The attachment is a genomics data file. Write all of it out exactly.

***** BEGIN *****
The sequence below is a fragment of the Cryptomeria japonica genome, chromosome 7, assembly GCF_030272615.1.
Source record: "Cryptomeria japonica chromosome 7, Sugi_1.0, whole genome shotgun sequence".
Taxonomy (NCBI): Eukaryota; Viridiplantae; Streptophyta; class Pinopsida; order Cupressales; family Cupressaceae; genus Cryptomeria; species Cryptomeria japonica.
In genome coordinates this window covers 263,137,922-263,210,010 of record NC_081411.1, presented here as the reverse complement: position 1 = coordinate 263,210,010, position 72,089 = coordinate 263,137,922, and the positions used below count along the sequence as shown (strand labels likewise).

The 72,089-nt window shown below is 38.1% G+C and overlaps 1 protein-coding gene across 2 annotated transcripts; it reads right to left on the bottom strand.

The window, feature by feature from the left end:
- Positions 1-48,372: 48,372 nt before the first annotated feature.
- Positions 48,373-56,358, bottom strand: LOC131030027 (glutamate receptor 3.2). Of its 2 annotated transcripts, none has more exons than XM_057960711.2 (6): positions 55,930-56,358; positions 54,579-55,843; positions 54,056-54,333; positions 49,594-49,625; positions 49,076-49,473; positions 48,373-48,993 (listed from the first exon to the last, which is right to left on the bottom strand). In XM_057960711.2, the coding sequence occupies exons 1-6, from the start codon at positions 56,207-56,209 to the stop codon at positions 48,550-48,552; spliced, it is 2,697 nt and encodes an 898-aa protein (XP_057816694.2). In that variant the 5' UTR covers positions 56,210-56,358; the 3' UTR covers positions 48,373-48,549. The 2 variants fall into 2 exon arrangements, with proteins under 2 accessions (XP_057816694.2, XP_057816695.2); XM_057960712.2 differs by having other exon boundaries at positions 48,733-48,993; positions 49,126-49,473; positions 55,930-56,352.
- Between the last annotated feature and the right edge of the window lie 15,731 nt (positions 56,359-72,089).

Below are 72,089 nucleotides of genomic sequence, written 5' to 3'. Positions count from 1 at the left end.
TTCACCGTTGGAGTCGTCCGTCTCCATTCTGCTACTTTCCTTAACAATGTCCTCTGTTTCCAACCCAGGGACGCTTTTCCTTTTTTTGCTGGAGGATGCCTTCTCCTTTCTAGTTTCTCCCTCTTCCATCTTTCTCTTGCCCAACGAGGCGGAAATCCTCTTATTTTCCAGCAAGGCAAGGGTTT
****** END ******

The sequence below is a fragment of the Cryptomeria japonica genome, chromosome 7, assembly GCF_030272615.1.
Source record: "Cryptomeria japonica chromosome 7, Sugi_1.0, whole genome shotgun sequence".
Taxonomy (NCBI): Eukaryota; Viridiplantae; Streptophyta; class Pinopsida; order Cupressales; family Cupressaceae; genus Cryptomeria; species Cryptomeria japonica.
In genome coordinates this window covers 263,137,922-263,210,010 of record NC_081411.1, presented here as the reverse complement: position 1 = coordinate 263,210,010, position 72,089 = coordinate 263,137,922, and the positions used below count along the sequence as shown (strand labels likewise).

The 72,089-nt window shown below is 38.1% G+C and overlaps 1 protein-coding gene across 2 annotated transcripts; it reads right to left on the bottom strand.

The window, feature by feature from the left end:
- Positions 1-48,372: 48,372 nt before the first annotated feature.
- Positions 48,373-56,358, bottom strand: LOC131030027 (glutamate receptor 3.2). Of its 2 annotated transcripts, none has more exons than XM_057960711.2 (6): positions 55,930-56,358; positions 54,579-55,843; positions 54,056-54,333; positions 49,594-49,625; positions 49,076-49,473; positions 48,373-48,993 (listed from the first exon to the last, which is right to left on the bottom strand). In XM_057960711.2, the coding sequence occupies exons 1-6, from the start codon at positions 56,207-56,209 to the stop codon at positions 48,550-48,552; spliced, it is 2,697 nt and encodes an 898-aa protein (XP_057816694.2). In that variant the 5' UTR covers positions 56,210-56,358; the 3' UTR covers positions 48,373-48,549. The 2 variants fall into 2 exon arrangements, with proteins under 2 accessions (XP_057816694.2, XP_057816695.2); XM_057960712.2 differs by having other exon boundaries at positions 48,733-48,993; positions 49,126-49,473; positions 55,930-56,352.
- Between the last annotated feature and the right edge of the window lie 15,731 nt (positions 56,359-72,089).

Below are 72,089 nucleotides of genomic sequence, written 5' to 3'. Positions count from 1 at the left end.
TTCACCGTTGGAGTCGTCCGTCTCCATTCTGCTACTTTCCTTAACAATGTCCTCTGTTTCCAACCCAGGGACGCTTTTCCTTTTTTTGCTGGAGGATGCCTTCTCCTTTCTAGTTTCTCCCTCTTCCATCTTTCTCTTGCCCAACGAGGCGGAAATCCTCTTATTTTCCAGCAAGGCAAGGGTTT